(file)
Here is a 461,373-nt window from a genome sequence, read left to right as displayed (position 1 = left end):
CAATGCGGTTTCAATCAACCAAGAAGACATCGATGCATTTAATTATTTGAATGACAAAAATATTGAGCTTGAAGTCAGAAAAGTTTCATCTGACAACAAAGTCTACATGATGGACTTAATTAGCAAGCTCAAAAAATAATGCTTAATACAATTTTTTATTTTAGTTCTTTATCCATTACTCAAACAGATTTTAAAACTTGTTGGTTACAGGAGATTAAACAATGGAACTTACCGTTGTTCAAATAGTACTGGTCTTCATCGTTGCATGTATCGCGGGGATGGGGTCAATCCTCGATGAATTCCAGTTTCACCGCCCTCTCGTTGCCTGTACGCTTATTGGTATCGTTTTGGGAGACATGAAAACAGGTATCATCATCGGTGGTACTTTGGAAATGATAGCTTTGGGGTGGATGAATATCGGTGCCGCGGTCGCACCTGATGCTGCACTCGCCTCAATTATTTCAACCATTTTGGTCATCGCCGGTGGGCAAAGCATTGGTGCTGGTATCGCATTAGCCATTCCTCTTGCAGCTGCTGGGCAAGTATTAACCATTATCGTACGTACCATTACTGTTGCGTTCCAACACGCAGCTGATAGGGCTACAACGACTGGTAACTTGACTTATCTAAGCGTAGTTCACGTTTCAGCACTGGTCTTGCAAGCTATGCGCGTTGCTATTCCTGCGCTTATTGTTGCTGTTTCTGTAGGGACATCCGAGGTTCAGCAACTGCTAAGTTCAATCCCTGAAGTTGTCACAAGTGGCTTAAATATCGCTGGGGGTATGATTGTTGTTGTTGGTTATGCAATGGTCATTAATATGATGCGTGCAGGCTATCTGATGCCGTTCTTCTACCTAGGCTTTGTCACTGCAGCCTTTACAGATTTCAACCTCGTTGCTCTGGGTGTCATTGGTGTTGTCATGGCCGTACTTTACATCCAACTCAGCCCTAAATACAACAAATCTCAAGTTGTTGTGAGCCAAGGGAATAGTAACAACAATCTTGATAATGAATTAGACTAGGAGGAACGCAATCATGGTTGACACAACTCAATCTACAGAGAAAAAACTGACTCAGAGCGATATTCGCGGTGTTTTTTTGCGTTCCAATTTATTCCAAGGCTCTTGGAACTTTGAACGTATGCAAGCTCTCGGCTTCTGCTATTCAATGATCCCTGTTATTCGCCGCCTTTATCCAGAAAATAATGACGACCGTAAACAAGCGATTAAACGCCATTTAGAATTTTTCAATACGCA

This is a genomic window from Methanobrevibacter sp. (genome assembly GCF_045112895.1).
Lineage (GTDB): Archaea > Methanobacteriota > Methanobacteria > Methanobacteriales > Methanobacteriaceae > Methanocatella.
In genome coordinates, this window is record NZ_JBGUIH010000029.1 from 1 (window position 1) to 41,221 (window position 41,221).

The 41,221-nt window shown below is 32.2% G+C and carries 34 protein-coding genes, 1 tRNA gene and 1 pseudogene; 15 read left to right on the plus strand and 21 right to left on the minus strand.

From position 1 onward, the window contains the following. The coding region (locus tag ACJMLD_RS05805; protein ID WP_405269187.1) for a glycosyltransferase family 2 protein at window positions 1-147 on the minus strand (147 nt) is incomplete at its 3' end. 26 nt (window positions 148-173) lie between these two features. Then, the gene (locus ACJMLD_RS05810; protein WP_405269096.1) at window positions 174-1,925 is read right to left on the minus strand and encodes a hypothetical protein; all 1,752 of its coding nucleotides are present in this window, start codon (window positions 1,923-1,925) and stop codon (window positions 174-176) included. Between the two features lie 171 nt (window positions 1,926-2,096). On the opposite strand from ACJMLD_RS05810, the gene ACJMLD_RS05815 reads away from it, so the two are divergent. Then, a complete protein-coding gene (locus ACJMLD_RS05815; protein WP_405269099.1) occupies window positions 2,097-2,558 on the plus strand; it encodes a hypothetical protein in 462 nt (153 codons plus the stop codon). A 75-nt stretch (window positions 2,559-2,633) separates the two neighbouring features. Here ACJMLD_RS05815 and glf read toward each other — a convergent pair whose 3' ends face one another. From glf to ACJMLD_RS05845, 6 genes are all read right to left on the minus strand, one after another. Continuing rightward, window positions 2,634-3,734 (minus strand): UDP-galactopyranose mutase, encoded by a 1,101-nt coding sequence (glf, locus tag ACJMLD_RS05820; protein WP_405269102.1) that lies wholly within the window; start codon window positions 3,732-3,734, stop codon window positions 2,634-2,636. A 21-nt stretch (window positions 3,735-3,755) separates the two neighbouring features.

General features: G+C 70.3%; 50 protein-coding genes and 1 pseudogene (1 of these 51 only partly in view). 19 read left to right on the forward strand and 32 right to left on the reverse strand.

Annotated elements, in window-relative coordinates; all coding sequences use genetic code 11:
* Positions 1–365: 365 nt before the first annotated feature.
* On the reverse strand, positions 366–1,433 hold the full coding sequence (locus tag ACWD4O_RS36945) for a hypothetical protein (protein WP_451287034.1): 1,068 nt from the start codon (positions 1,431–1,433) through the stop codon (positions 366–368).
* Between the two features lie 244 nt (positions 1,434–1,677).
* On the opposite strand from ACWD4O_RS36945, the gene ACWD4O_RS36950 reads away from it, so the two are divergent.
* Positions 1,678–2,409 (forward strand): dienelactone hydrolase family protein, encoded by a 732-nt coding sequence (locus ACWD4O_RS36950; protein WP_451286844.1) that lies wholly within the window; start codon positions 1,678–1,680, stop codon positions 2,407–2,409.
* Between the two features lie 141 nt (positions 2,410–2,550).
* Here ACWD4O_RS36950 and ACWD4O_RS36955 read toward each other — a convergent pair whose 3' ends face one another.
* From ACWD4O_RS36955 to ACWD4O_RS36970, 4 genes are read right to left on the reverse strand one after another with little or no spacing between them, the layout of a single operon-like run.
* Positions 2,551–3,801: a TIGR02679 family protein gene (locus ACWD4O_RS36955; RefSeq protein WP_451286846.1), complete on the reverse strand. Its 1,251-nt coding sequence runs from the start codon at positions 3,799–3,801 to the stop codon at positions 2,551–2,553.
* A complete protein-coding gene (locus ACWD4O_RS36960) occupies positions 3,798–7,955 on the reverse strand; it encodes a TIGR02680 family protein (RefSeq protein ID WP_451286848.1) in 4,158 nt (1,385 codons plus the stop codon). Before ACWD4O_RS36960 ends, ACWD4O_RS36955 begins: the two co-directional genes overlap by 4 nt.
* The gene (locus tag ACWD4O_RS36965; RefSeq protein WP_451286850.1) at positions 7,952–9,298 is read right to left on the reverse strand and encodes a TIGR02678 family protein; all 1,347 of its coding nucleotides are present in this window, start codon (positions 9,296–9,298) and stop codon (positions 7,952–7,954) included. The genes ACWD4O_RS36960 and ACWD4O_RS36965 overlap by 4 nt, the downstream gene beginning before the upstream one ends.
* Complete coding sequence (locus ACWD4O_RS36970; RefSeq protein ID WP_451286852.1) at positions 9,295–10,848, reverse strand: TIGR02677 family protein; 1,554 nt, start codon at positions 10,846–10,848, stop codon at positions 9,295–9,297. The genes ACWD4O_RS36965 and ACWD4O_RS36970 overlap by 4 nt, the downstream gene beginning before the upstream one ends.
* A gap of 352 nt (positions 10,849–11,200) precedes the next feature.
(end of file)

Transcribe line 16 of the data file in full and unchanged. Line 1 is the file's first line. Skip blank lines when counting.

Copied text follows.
* Here ACWD4O_RS36950 and ACWD4O_RS36955 read toward each other — a convergent pair whose 3' ends face one another.